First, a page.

‘It’s helpful, it’s inspiring for them’: Non-profit Transitions helps bridge the gap for students in need
SPOKANE, Wash. — Virtual learning can be tough. It’s even more difficult for students who don’t have access to internet or live in a good home. However, organization Transitions is trying to help bridge the gap for its students in need.
Transitions switched one of its rooms into a classroom space to help the students that live in their care, along with some of the staff’s children.
Valerie Grogan is a current client of Transitions, trying to get back on her feet after going through rehab for drug addiction.
“There’s only so much I could do as a parent,” she said. “I can’t give them what an adolescent needs from school, from afterschool, from friends, and not being from this area, they don’t have any friends.”
Grogan wants to help her kids, but it’s tough because of the pandemic. Now that they’re in school, it’s been a little more difficult.
However, thanks to Transitions new classroom, her kids get to have something to be excited about: learning and being around others.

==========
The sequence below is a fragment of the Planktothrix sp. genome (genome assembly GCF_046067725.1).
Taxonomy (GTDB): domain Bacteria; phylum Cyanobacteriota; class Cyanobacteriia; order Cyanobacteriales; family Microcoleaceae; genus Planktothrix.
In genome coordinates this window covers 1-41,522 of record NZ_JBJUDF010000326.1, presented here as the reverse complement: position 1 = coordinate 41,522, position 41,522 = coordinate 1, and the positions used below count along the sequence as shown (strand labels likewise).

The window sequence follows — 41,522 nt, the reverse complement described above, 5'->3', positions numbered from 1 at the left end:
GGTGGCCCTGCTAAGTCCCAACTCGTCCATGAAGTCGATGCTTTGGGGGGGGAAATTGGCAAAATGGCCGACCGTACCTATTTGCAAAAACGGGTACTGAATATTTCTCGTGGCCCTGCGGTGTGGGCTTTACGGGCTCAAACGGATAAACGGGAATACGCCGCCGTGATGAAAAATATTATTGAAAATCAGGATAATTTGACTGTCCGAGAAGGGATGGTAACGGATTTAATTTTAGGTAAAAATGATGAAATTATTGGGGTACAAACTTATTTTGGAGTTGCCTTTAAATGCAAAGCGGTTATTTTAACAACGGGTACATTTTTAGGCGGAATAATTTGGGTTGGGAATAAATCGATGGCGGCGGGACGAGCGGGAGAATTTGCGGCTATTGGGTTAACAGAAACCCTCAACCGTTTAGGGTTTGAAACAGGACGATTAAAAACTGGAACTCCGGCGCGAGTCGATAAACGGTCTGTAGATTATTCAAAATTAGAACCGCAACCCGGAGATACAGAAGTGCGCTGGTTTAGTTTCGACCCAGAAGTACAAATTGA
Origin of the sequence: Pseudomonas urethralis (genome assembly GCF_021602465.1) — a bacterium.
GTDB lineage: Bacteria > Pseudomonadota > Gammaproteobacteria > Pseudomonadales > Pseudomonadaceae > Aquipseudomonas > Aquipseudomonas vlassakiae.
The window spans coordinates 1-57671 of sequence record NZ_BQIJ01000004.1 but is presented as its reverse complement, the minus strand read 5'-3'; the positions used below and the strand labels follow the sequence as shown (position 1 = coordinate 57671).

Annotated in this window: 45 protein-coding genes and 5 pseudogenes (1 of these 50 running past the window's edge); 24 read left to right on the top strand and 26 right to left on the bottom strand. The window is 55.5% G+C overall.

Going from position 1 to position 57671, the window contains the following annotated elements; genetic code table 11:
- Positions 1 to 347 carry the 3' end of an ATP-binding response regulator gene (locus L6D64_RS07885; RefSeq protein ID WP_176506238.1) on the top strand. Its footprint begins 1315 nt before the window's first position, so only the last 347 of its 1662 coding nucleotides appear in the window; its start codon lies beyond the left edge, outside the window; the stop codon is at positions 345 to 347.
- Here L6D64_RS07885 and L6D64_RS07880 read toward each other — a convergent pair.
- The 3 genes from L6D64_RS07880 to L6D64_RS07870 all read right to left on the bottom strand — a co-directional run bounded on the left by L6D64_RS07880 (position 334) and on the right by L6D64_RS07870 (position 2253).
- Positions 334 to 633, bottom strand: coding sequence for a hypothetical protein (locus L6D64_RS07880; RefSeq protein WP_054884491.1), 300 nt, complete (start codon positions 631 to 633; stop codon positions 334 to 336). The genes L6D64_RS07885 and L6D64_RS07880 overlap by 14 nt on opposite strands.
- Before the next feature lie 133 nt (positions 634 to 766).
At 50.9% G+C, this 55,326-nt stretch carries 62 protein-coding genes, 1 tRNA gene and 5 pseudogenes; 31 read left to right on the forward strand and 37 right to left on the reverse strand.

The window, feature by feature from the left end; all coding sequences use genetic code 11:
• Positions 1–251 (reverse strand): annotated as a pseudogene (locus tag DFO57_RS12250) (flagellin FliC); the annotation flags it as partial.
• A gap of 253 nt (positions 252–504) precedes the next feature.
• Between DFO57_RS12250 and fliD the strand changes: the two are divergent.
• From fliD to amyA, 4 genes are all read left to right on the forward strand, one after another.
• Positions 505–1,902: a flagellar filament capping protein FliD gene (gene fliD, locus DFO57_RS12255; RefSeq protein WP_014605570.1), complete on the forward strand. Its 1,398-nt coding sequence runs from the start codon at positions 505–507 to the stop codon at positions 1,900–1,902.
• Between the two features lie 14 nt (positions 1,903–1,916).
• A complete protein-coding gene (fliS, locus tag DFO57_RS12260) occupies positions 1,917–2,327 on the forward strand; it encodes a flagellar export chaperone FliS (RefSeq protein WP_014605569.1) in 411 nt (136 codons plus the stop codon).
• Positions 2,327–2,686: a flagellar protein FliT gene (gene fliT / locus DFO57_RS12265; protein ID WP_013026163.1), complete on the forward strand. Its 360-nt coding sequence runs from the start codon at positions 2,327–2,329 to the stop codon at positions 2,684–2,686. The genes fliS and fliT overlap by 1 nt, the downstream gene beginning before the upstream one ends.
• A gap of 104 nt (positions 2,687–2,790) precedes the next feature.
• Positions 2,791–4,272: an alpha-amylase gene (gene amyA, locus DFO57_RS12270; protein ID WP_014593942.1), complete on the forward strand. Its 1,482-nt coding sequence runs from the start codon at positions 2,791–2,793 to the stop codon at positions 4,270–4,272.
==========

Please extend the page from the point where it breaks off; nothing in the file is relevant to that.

“They can’t go to school and do all the normal things they’re used to. Having this available to them, it gives them something to look forward to,” she said.
The families getting help from Transitions are considered homeless under the U.S. Department of Housing and Urban Development. If it weren’t for the EduCare program Transitions offers, along with tutors helping the kids, the students in its program could have fallen behind.
“It’s so important. The children we’re serving here at Transitions are the ones that are susceptible to education deficits, even without virtual learning environment,” said Shelby Berkompas, the EduCare program director with Transitions.
In the classroom, the kids could connect to the internet, get help from tutors and their peers with virtual learning.
If they didn’t have the classroom with Transitions, they might have not been able to connect to the internet at all.
“What I’ve noticed with this is, yes, they’re in their own classes and yes, they’re separated by their dividers, but to have this little community and to have other kids in their class who are going through the same thing, though different grades, it’s huge. It’s helpful, it’s inspiring for them,” said Katie Casto, a tutor for the program.
It’s a lifesaver for a parent like Grogan, who is still trying to get back on her feet and provide for her family of four as a single mother.
“I’m just grateful for this opportunity. Without this, I don’t know where I would be, honestly. I have no idea where we would be and right now, I’m happy with life,” Grogan said.
The students at Transitions go to Spokane Public Schools, which is slowly bringing students back into the classroom. Berkompas said their original plan was to keep the classroom through the rest of the semester, but there is a chance it can extend beyond that.
To learn more about Transitions and the EduCare program, visit their website here.
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